Papatūānuku: Earth Mother
In 2019 Silverstream School formed a committee of nine staff to work alongside their student Envirogroup. It was a big shift for environmental leadership in the school and the scene was set for a diverse inquiry into waste across the whole school. The inquiry took some students and staff beyond waste management into rethinking product development so that waste was never created in the first place.
Humble beginnings for Silverstream School’s Enviroschools journey
Silverstream started their Enviroschools journey in 2015 with a small but active student Envirogroup – the Greenstreamers.
This dedicated group helped run waste minimisation programmes in some classes, grew plants, supported community projects and initiated projects like creating bird feeders and a community sharing space.
However, meeting before school or at lunchtimes, there was only so much they could achieve. In a school of 450 students and 39 staff, more was needed to get the whole school involved.
Hopes for a more whole school approach
When new lead teacher, Kristen, joined the school in 2019 she was keen to build on the work of the Greenstreamers and find a way to generate more of a whole school approach to learning and action.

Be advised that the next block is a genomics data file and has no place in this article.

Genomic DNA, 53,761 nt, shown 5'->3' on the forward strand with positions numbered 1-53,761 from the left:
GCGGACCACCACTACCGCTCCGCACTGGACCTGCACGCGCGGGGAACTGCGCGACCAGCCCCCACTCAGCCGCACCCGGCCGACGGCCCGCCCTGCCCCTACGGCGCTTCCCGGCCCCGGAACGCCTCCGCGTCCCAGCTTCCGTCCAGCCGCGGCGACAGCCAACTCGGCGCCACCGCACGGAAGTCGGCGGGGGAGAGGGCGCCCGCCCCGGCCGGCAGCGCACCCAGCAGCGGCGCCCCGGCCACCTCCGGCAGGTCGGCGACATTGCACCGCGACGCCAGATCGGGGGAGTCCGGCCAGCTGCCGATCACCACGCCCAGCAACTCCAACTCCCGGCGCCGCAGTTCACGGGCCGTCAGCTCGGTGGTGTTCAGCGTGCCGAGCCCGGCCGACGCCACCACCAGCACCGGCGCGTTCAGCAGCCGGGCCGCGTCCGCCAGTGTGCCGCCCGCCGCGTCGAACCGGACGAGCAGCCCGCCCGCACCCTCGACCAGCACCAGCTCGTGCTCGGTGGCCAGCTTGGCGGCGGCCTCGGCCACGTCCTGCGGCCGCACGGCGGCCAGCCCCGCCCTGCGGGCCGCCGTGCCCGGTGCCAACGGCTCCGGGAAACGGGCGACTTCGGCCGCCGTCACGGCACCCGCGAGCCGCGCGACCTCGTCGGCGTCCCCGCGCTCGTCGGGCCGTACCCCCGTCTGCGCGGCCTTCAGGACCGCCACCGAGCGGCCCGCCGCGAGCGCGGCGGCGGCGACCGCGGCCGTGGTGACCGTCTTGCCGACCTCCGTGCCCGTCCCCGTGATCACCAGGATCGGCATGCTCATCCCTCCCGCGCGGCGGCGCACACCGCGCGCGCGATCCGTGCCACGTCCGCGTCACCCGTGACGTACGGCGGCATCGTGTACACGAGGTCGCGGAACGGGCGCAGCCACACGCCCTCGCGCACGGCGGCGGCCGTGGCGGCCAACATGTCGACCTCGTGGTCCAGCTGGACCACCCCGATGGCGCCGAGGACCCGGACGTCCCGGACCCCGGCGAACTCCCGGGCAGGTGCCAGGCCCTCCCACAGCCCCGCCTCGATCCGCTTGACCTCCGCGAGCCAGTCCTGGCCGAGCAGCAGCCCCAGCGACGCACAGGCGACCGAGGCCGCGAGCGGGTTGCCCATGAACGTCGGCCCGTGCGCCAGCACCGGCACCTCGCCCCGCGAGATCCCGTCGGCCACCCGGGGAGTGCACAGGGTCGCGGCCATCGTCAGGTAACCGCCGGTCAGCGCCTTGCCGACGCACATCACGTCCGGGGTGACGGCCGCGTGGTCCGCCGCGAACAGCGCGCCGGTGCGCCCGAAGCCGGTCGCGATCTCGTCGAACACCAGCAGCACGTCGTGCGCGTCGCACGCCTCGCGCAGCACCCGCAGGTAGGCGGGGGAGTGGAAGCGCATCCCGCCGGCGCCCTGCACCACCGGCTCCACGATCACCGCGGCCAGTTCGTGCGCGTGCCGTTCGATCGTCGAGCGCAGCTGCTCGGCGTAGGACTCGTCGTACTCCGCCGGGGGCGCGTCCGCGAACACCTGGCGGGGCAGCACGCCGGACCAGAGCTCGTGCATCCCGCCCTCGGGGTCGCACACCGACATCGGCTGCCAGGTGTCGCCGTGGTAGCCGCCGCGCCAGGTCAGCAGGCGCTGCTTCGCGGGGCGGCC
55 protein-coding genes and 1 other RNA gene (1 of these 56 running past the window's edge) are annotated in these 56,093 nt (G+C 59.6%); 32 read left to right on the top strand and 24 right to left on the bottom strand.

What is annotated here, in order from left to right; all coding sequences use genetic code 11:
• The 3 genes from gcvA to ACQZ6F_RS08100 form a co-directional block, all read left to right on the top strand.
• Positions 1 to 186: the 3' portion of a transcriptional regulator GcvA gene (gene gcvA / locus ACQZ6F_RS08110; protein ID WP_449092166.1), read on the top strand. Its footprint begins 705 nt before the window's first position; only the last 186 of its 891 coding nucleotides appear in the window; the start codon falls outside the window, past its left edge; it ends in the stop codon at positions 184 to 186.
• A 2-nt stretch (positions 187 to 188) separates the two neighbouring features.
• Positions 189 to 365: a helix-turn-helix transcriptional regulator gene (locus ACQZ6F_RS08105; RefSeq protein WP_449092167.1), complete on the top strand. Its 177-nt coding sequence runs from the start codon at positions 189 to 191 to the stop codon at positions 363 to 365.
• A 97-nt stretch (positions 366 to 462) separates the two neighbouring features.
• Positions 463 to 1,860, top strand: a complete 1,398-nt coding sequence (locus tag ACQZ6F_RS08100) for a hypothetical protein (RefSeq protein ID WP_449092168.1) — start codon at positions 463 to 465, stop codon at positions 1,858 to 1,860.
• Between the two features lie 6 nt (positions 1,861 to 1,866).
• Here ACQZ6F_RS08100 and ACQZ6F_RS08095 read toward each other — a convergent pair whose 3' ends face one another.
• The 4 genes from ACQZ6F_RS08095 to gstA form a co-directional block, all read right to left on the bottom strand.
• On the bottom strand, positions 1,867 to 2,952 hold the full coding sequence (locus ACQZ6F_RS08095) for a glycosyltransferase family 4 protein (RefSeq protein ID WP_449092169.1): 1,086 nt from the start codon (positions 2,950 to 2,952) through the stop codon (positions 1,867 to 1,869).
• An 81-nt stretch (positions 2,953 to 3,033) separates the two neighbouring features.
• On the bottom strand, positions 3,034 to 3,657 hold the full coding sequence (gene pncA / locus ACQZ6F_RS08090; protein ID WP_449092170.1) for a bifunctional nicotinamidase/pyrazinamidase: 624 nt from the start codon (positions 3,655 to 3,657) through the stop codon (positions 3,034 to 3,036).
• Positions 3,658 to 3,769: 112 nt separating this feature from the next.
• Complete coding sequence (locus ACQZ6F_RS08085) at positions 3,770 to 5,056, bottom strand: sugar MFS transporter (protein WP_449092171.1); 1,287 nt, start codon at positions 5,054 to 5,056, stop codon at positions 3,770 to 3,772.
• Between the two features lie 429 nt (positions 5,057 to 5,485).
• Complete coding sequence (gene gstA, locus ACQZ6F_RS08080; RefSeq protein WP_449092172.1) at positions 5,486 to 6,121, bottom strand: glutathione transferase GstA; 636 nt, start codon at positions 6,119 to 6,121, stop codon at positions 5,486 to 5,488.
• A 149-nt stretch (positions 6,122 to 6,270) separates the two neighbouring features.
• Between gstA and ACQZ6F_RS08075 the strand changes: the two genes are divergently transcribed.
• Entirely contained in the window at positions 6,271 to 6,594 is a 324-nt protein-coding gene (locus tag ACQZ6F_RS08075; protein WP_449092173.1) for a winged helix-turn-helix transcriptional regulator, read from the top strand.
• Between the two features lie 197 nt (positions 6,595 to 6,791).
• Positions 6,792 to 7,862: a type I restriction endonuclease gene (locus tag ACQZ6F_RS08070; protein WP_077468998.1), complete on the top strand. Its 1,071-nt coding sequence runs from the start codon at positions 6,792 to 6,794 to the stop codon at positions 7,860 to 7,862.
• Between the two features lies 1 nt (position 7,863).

In early 2019 she brought interested staff together to share their ideas about what was needed to make a whole school Enviroschools approach work at Silverstream.
Some principles important to them included:
- an Envirogroup/committee as a vehicle for direction
- empowered students and opportunities for younger students to take action who did not have the same options as the Year 5 and 6s.
- an opportunity to build on the enthusiasm of new entrants who come from early childhood Enviroschools
- a sustainable workload for teachers
- partnerships with BoT, parents and Pest Free Silverstream
Some specific things they wanted to see happen included:
- nurturing pride in our environment – being litter free
- kids understanding and managing the recycling systems
- an outdoor environment that reflects the love the school has for it
The teachers chose re-energising waste minimisation systems as their first goal and Enviroschools Facilitator, Michelle, connected them with useful resources and ideas.